I remember the first time I had an anxiety attack.

Perhaps it wasn’t the first time ever, but it was the first time that I had one and recognized and named it, and had the help of another person to calm down.

We were talking about a scary movie. I don’t like scary movies. I might as well clarify that now. I hate them. I hate feeling scared or jumpy. I scream when people startle me by walking into a room unannounced. R touched the back of my neck the other day and creepy chills ran down my body. She eventually stopped after I repeated myself, but I didn’t find it as funny as she did. I don’t like being scared.

People seem to think it’s funny. As if I’m so strong otherwise that I must be kidding around. Why do people always think you’re kidding when you protest something? I say it’s because they’re projecting their own needs or wants on you, and they’re just looking for an excuse to get their way. That’s how people get raped.

Let me say this right now: when someone says, “stop,” you need to stop. I don’t care if you’re playing or teasing. If they say, “no,” if they protest, you need to stop immediately. It doesn’t matter why or when or how. STOP.

But I digress.

Essentially, I hate anything that scares me. Blood and gore do not scare me. But cruelty does. Other things scare me as well, but for the purpose of this post, I’ll stick to cruelty. Sickness of the mind, perhaps. Hurting other people for no other known cause than to please oneself.

I don’t watch shows or movies that have that aspect to them, for the most part. However, one of my friends wanted to go see this Halle Berry movie. In it she is a 911 operator and takes a call about a girl being kidnapped. There’s a lot more to the plot, but that’s the premise I was aware of when we went to see it.

Little did I know, the girl was not only kidnapped, but dragged out from under the bed that served as her hiding spot, raped, and murdered. This was the first ten minutes of the movie.

After that, Berry’s character resigned from phone operating and became a teacher. She then had to take a call as a girl was kidnapped by the same man and woke up in the trunk of a car. We got a bit further into the movie – the kidnapper/rapist/murderer killed a man who got in the way – before I finally caved and searched on imdb for the plot summary. I found the parental guide and read that there were many more gruesome scenes to come.

At that point I began to feel sick to my stomach and insisted that we leave. I recall saying something along the lines of, “If we don’t leave now, I’m going to start crying hysterically.” I was completely seriously. It’s happened before with much less provocation.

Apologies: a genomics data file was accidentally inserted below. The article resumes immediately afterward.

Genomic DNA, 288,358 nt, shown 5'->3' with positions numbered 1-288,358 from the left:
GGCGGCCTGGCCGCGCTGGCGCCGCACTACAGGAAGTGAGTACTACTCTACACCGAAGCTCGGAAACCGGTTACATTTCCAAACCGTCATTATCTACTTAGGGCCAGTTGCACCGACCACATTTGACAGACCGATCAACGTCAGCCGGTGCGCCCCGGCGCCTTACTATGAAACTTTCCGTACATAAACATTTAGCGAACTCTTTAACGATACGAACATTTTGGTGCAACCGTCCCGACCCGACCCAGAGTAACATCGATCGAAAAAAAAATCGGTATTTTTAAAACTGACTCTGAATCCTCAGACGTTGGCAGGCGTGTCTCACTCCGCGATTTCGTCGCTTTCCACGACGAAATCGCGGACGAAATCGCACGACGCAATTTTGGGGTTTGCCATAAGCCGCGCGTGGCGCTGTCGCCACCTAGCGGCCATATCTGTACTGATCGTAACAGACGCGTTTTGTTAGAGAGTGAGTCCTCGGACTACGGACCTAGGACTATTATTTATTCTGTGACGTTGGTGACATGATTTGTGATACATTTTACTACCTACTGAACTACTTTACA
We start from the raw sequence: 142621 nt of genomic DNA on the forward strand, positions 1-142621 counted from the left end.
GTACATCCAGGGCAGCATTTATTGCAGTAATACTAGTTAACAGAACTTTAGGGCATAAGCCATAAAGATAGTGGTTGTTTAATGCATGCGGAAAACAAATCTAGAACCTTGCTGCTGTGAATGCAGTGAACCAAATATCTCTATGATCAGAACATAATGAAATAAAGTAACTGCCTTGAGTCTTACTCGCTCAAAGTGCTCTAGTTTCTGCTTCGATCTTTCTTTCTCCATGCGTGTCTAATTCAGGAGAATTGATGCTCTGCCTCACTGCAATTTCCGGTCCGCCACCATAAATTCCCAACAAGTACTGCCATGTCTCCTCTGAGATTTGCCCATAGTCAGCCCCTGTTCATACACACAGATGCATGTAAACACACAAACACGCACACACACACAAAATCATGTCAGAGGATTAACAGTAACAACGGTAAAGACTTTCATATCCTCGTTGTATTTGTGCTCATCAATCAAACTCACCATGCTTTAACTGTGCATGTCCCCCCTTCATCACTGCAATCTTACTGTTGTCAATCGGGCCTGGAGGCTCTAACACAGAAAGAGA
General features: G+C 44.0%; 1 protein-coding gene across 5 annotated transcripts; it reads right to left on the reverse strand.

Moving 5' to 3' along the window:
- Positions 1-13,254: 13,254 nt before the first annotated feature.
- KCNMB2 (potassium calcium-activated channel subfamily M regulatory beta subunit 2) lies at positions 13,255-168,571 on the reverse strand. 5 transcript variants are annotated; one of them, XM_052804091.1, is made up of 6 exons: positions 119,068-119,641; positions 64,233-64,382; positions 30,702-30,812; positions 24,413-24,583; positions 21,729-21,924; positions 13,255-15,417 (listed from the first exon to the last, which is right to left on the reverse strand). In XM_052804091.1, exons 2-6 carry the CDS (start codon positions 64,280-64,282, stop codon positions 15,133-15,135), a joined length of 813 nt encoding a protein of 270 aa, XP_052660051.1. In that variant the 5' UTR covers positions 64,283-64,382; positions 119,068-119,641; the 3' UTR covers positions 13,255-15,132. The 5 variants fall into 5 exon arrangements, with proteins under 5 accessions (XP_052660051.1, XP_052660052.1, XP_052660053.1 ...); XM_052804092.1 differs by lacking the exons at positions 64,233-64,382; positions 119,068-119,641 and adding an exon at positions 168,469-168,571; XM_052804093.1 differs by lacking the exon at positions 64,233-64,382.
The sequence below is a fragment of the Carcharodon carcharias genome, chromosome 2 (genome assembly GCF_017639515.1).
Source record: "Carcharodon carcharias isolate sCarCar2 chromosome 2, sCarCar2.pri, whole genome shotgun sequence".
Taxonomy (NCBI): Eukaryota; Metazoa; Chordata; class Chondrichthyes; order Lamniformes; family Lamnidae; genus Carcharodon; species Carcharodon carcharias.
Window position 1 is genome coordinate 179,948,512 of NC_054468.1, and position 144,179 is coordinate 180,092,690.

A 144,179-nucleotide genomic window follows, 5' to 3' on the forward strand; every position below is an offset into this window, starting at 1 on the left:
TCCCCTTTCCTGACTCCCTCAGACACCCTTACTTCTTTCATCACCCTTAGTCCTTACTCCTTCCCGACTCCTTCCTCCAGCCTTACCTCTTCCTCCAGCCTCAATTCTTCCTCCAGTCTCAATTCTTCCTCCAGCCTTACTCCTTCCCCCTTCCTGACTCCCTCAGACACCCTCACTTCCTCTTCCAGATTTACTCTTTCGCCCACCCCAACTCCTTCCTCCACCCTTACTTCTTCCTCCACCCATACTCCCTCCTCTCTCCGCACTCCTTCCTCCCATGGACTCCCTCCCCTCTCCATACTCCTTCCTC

After that we did other things, but essentially that’s the end of that story. The bigger story, however, is when I was telling this to a guy I was “talking to.” (Dating? I don’t know what to call it anymore… Is it still dating if you don’t actually go on dates, just stay over at his house and watch movies and talk and cuddle? Someone please explain this to me…)

This guy, S, is pretty magnificent. I mean, he’s seriously amazing. Anyone would be lucky to spend time with him, let alone date him. He also happens to be a Psychology major. Thank goodness for that, because when I started freaking out, he knew exactly what to do.

I won’t explain precisely what happened because, honestly, it was fairly intimate and it’s a fuzzy warm memory in my brain that I selfishly want to keep to myself. It’s amazing that I consider the memory warm and fuzzy considering it was prefaced by an anxiety attack (not a warm or fuzzy or remotely enjoyable experience, for those of you that want to know). But I will tell you that he used a few methods to help calm me down.

I don’t know where I was going with this. Maybe I just needed to write it out. I was prompted by an article on Everyday Feminism talking about a woman’s experience with her anxiety (much more severe than mine) and dealing with it through yoga. (Why Yoga Is a Lifestyle Choice For Me | Everyday Feminism)

I guess my point in writing this is to express how thankful I am to have had someone there that knew how to help me. I hadn’t really had anxiety attacks before then, but I have breakdowns all the time. They usually occur in a bathroom stall and consist of sobbing and rocking back in forth curled into a ball alternated with streaming tears and hugging myself tightly, wedged between the porcelain and the wall. The last vivid memory I have of one of these breakdowns is from about a month before the end of the school year. It was probably about midnight and something triggered me in the coffee shop, so I left quickly and went to the bathroom to let everything loose. The building was almost deserted, so no one heard my wracking sobs and came to investigate. I just recall going over people in my mind that I could call to help or that I wished would suddenly walk in to save me. But as I scrolled down the list of beloved companions, I couldn’t find a single one that could properly comfort me, let alone be someone I would want to walk through that door.

Now I have that person. I mean, I don’t have him. Obviously. We aren’t dating and we haven’t spoken since the end of the school year. He’s very much too busy to put time and effort into dating me. But now when I have breakdowns or anxiety attacks, S is the one I think of. I don’t know if that’s good or bad, but I think my therapist would be proud of me for even letting myself be that vulnerable in front of someone.

In the comments, tell me about a time you went through a breakdown or anxiety attack, and who you had (or didn’t have) to help you!


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